Drew explained the return policy. The man was obdurate. Drew told him he couldn’t take the books back. The man got testy. 
 Drew called a manager. 
 Leonard showed up.
 A few minutes later, Leonard not only took the books back, but put the credit onto the man’s Visa. Drew was livid. When he asked Leonard why, Leonard shrugged. It was a judgment call; the books didn’t look that bad; he told the man he was making an exception. 
 Stewing, Drew said nothing more.
 Shortly thereafter, Arlene called Drew over. She held up a receipt, a woman at her register looked piqued. 
  She wants to return this book and put it back on her Amex. But this was from seventeen days ago.
  It’s only been three days. I was out of town and didn’t get back until last night.
  Drew, still exasperated, said, You can put it back on her card. He entered his numbers and walked over to help Violet, a twenty-two-year-old nursing student. And breathing in Violet’s perfume as he helped her with an exchange, he wished he had another life completely.


He thought nothing more about the return—he still smarted over Leonard’s approving the other one. When he took down Arlene’s till and she acted chilly, he attributed it to nothing more than her typical moodiness.  So, he was somewhat surprised, a short while later, when Ryan Harris asked to speak to him.
 In the tight, nearly claustrophobic cashroom, Drew’s mouth dropped open when Harris told him Arlene complained about the way he’d handled the return that was three days past the fourteen-day window.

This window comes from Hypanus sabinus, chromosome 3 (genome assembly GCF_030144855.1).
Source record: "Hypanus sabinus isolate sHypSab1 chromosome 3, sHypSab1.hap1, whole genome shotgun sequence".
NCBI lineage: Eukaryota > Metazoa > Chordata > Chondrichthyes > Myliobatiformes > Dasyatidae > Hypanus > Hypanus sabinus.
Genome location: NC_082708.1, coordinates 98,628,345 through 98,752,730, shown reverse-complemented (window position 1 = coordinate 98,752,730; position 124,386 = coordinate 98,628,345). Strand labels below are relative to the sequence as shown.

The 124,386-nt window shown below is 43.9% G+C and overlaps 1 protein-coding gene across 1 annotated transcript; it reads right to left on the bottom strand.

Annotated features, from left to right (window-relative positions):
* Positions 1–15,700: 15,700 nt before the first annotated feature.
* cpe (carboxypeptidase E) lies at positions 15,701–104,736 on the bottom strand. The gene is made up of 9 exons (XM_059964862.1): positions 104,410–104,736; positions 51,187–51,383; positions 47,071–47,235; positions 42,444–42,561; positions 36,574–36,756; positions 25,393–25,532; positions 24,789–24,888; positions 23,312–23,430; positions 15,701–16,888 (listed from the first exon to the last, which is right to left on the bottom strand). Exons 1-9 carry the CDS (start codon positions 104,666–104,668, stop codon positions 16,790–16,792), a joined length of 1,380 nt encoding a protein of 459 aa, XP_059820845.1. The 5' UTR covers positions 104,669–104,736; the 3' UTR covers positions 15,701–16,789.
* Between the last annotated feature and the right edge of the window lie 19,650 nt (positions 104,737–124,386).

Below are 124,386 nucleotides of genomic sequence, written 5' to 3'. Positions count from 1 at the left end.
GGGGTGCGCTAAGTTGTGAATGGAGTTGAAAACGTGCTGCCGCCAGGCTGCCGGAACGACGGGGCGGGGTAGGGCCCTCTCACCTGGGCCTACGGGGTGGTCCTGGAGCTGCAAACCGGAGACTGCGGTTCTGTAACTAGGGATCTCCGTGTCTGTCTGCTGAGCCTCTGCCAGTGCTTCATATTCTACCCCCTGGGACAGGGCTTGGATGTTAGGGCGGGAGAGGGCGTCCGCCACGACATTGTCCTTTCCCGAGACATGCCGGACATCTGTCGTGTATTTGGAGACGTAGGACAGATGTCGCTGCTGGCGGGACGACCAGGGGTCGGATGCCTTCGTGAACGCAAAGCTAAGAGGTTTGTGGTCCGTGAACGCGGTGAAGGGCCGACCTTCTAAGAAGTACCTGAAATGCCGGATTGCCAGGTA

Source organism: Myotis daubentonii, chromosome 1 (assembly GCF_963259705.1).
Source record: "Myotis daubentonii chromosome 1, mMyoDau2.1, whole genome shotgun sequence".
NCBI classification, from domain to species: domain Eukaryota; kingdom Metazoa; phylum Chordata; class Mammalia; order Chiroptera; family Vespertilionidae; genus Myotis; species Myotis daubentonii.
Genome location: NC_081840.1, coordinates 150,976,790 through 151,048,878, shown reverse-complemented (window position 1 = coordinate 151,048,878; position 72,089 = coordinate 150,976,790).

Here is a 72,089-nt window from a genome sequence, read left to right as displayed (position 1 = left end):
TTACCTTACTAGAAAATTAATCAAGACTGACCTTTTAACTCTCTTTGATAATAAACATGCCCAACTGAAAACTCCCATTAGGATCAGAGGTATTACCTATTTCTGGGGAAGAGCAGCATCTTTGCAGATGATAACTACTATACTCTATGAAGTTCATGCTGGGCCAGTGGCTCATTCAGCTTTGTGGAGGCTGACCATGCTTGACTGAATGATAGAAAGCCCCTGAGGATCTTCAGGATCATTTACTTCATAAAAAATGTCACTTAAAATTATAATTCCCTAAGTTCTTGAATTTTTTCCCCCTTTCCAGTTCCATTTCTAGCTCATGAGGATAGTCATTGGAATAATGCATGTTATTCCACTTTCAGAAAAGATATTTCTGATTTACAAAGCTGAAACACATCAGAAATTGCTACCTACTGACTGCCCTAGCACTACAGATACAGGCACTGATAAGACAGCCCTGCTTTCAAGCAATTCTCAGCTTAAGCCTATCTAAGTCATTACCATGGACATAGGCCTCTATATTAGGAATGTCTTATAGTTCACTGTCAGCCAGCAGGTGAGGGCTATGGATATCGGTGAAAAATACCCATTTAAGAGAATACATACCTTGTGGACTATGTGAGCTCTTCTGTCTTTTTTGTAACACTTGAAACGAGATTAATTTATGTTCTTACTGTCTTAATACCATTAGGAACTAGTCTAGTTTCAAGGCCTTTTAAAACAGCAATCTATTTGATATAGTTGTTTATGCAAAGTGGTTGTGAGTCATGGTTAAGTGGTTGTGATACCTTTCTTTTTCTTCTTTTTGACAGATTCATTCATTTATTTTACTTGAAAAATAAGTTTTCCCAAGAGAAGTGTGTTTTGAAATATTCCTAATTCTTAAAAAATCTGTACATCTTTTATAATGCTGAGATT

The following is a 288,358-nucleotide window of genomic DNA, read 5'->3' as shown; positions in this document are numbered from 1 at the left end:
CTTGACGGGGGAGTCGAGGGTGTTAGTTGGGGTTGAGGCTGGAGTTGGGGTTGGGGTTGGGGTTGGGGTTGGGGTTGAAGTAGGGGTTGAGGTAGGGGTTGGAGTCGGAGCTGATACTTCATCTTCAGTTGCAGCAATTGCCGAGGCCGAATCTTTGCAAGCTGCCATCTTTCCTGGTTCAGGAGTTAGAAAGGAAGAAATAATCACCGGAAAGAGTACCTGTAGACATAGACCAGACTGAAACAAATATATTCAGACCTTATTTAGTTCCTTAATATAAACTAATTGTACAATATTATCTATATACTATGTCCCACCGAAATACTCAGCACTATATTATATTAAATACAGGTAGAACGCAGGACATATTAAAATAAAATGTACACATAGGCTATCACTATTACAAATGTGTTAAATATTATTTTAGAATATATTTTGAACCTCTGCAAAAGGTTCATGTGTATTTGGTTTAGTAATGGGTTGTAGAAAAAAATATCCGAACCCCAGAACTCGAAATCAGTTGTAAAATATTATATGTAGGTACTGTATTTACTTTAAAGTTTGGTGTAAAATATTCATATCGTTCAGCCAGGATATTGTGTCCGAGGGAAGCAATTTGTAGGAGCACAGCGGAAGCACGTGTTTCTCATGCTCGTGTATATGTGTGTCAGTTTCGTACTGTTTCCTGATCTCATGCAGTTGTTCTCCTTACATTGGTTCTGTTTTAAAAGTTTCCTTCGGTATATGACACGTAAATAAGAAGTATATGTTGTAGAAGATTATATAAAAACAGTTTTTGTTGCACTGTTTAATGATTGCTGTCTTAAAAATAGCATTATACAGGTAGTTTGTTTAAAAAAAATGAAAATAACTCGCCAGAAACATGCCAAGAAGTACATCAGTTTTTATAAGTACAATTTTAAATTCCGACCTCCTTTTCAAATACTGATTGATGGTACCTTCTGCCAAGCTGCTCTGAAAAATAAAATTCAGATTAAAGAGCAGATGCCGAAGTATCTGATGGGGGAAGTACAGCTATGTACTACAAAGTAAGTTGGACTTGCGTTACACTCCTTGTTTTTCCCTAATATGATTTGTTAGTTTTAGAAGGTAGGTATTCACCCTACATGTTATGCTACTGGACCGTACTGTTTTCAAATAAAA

We know we tell our head cashiers to use their judgment, but you have to make an effort to enforce the policy—especially after Arlene was trying to enforce it herself. She felt you didn’t back her up.
  Drew looked at Harris. Any other day he might’ve let it go, but the frustration that had been building was too much: he told Harris he’d been very busy, that he’d just been overridden on a much more questionable return by Leonard, and that he did tell the woman the policy was fourteen days before authorizing it (a minor lie).
   Harris sighed. He said to be a bit sterner. Drew muttered, Fine, and returned to his register.


 He’d have Arlene as a cashier numerous times after that; always, there was unspoken tension between them. Drew knew he could’ve extinguished or at least assuaged the uneasiness if he apologized for—or even acknowledged—his cursory approval of the late return. But he didn’t think he had anything to apologize for.
  Less than a year later, Drew quit. He later heard Arlene left as well to take a job at the company’s customer service headquarters. He assumed the position would allow her to sit all day while answering the phone, which Drew was certain would suit her.

- © S.F. Wright 2020

S.F. Wright lives and teaches in New Jersey. His work has appeared or is forthcoming in Hobart, Quarter After Eight, Linden Avenue Literary Journal, and Elm Leaves Journal, among other places. His website is